Researchers sift through hundreds of articles and other research material every year. It is sometimes more challenging to identify bias in academic sources than in popular materials.
Academic sources are often subject to the peer review process, which can lead to an assumption of accuracy
This is because the peer review process is often viewed as They might not have the time to use fact checking websites every time they find a new source to make sure that the data it uses is accurate and the author's thesis is sound. It is far more effective and efficient to be able to analyze the material yourself. This is done in two ways: identifying the author's bias and examining the author's arguments for logical fallacies.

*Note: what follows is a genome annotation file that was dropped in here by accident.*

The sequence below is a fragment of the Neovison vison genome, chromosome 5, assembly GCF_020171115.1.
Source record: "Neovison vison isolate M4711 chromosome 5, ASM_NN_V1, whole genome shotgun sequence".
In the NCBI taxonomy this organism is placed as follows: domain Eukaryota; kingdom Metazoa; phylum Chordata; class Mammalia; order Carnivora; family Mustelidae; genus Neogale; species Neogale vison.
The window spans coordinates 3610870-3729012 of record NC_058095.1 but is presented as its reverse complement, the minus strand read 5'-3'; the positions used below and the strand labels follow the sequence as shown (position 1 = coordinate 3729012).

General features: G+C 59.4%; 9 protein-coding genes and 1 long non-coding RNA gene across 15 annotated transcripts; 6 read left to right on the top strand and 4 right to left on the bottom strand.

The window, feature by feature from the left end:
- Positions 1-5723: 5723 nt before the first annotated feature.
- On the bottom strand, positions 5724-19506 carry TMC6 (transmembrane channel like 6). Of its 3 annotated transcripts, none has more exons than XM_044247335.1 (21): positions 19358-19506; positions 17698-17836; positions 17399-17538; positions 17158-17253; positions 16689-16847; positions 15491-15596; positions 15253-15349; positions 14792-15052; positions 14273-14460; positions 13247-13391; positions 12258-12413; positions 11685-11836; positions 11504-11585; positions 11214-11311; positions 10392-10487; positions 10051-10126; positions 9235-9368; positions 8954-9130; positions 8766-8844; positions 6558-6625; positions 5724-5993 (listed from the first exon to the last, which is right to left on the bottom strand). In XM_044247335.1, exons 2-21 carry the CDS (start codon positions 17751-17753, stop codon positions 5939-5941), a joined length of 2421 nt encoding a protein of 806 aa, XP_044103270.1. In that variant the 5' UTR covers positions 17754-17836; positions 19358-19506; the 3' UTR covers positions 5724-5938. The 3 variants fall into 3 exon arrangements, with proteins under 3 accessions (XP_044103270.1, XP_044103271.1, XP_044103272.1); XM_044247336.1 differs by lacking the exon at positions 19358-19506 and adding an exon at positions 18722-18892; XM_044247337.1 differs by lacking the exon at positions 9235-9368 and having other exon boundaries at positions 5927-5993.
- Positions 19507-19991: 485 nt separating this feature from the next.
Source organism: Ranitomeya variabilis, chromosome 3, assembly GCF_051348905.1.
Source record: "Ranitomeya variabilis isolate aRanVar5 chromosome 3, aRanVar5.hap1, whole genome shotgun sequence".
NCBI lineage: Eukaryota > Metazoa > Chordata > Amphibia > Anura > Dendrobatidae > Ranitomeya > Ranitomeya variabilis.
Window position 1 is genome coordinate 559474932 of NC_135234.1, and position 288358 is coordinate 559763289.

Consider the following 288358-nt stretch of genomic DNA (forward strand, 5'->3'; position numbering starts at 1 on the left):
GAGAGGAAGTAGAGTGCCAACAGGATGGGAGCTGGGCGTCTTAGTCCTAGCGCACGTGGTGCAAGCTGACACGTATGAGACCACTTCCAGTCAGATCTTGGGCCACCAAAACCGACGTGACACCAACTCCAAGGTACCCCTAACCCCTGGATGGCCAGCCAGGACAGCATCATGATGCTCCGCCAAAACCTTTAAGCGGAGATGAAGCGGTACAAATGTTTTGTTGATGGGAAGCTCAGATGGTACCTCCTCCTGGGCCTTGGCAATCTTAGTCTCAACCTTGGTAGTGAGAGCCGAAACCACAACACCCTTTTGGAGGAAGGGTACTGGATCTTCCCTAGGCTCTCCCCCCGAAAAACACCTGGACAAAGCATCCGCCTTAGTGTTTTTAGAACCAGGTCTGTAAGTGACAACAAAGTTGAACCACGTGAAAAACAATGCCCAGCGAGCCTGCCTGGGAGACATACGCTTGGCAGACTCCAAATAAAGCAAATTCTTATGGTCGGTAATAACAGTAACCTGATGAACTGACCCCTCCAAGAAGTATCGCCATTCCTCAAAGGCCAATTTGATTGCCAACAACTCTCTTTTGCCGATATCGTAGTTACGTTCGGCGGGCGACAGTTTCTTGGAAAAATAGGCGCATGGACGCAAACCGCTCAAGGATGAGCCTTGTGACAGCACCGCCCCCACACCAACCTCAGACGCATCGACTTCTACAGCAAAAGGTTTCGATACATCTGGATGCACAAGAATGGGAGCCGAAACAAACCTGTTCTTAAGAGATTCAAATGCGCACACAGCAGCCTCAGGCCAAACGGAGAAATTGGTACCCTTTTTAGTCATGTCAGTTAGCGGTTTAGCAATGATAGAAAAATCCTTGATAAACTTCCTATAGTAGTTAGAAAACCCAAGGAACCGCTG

An author's bias will impact how they approach the topic they are researching. It will influence the questions they ask, the ways in which those questions are posed, and how the resulting evidence is interpreted. Biases can be personal, professional, and often invisible.
Similarly, it is important to check the author's interpretation of evidence and resulting thesis for logical cohesion. Logical fallacies are defined by Purdue OWL as "common errors in reasoning that will undermine the logic of your argument. Fallacies can be either illegitimate arguments or irrelevant points, and are often identified because they lack evidence that supports their claim." These errors happen when an author views evidence through an unchecked biased view.
It can be difficult to identify -- and avoid -- fallacies but this guide provides some simple techniques and tools that can be used to quickly determine the author's bias and avoid inconsistent logic.